Fresno County seeks long-term homelessness solutions as it winds down temporary help

FRESNO COUNTY, Calif. (KFSN) -- Fresno County is winding down its emergency housing contracts to help people experiencing homelessness, so supervisors are looking for more permanent solutions.

The federal government extended an eviction moratorium until the end of July on Thursday, so that buys some time before a possible flood of new homelessness issues.

But there's still an urgency to finding a solution.

Katherine Miranda hit the restart button on her life when a Fresno County project helped her move off the streets and into Crossroads Village.

She can stay there up to a year and has on-site access to services.

"They give you more advantages as far as looking for employment and housing and stuff like that," Miranda said.

Fresno County Supervisor Nathan Magsig says the once-controversial project in the heart of Fresno is proving to be a success.

"It's not a permanent housing fix, but what it is doing is allowing homeless people to stay for a longer period of time," Magsig said. "It's allowing homeless to be able to go back, find jobs, and then be able to move out of that facility into more permanent housing."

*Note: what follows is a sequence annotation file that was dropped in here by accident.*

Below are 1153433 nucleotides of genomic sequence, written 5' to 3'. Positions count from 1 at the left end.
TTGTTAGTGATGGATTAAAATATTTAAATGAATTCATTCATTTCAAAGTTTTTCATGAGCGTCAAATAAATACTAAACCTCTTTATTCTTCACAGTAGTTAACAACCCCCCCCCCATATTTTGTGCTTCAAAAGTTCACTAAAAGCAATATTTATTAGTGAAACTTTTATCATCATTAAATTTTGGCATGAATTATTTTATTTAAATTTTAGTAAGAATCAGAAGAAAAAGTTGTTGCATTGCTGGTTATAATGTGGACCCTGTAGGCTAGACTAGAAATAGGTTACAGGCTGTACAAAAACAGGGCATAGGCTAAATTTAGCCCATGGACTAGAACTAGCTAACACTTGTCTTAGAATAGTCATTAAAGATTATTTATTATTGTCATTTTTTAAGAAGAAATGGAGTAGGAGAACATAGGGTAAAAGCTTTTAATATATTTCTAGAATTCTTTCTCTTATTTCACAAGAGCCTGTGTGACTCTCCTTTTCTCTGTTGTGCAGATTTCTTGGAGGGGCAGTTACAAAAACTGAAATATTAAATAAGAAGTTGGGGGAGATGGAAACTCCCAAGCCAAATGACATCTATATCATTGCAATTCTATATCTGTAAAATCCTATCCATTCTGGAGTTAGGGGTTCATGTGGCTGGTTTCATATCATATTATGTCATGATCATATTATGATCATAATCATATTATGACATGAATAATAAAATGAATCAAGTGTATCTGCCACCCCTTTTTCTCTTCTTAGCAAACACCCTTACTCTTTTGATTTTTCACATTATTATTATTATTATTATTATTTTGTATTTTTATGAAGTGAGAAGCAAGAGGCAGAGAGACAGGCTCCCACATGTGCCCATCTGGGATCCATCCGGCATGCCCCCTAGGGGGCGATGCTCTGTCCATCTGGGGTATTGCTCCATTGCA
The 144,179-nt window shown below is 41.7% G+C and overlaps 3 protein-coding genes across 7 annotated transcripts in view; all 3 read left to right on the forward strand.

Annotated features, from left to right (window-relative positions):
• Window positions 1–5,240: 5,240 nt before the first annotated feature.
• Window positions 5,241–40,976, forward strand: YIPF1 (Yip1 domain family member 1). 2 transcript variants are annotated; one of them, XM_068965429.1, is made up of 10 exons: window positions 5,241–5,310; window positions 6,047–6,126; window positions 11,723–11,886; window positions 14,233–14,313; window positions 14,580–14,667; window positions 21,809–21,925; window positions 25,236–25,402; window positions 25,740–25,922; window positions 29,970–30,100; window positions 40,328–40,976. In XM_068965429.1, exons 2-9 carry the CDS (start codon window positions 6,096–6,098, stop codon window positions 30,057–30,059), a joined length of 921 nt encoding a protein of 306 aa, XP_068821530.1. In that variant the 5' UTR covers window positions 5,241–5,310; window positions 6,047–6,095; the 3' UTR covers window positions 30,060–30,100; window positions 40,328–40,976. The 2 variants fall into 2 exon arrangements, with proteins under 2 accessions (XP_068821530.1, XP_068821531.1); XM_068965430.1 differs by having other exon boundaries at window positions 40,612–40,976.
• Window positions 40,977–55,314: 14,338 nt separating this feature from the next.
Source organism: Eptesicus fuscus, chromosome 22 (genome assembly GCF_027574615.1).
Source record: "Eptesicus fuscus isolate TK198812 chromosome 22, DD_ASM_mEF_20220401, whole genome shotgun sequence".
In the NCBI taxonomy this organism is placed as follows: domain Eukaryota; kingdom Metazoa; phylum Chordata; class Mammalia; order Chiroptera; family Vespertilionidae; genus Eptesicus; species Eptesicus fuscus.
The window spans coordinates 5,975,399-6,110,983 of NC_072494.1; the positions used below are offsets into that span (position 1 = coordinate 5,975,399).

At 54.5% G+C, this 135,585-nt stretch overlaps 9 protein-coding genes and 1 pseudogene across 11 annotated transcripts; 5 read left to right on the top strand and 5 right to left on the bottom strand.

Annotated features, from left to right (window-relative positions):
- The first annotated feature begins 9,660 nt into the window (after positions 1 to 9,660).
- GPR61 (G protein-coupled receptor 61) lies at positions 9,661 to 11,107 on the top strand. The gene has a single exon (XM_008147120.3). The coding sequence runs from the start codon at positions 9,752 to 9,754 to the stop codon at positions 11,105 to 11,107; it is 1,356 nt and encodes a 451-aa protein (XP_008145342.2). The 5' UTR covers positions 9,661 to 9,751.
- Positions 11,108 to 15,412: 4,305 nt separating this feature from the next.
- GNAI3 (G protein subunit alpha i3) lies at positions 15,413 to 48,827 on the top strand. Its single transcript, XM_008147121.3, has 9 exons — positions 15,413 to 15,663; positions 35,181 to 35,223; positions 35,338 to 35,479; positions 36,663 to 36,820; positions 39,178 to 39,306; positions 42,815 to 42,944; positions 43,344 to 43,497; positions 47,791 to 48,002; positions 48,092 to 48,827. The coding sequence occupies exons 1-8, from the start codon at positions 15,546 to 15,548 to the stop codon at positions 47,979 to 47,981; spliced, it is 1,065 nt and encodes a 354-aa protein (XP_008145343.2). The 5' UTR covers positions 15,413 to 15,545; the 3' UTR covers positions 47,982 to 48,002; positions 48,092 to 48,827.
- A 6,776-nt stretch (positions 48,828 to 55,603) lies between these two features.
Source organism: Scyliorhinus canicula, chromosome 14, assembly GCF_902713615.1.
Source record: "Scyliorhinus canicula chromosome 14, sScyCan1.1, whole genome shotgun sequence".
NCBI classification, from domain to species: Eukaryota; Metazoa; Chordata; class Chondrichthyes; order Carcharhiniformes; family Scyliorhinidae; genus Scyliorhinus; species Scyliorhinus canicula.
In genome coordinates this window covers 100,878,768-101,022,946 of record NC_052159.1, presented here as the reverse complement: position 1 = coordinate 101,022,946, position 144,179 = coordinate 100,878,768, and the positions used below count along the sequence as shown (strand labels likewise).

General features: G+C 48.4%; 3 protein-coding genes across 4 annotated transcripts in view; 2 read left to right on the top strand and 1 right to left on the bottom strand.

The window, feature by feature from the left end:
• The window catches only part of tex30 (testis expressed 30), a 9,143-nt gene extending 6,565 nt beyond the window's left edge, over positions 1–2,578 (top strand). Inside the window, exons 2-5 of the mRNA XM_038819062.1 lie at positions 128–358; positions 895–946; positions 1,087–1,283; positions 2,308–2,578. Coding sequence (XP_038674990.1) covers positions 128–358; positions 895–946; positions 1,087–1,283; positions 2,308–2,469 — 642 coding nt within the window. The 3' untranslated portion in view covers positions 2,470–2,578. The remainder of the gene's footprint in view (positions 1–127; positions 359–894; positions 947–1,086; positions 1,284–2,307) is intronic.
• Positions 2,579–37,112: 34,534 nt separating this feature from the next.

The county used about $15 million in state Project Homekey funding to buy the former Smuggler's Inn on Blackstone near Dakota Ave. and turn it into the Crossroads.

The city of Fresno has also used Homekey funding to buy up motels along Highway 99, mostly for temporary housing.

The city has also invested in clearing people experiencing homelessness from the side of highways.

But the county and city don't always see eye-to-eye on how to help those people, which Magsig says can be counterproductive.

"If we have different priorities in different places, what happens is the homeless population just gets shuffled around," he said.

Magsig wants to see more affordable housing and more apartments built.

As Governor Newsom wants to expand Homekey, Magsig wants to invest in more long-term projects like the Crossroads.

He says they can make a bigger impact on the problems if the county and all 15 cities pool their resources to help people like Miranda.

"I was an addict for 30 years, on the streets for 12 years," Miranda said. "You know what I mean? And I came this far. And if I can do it anybody could. You know what I mean? You just have to put your mindset to it because there's no need to be out there on those streets when you've got all this help here."

The county plans to end its temporary, short-term housing contracts by the end of September.

But American Rescue Plan could help both the city and county extend and expand programs to help.
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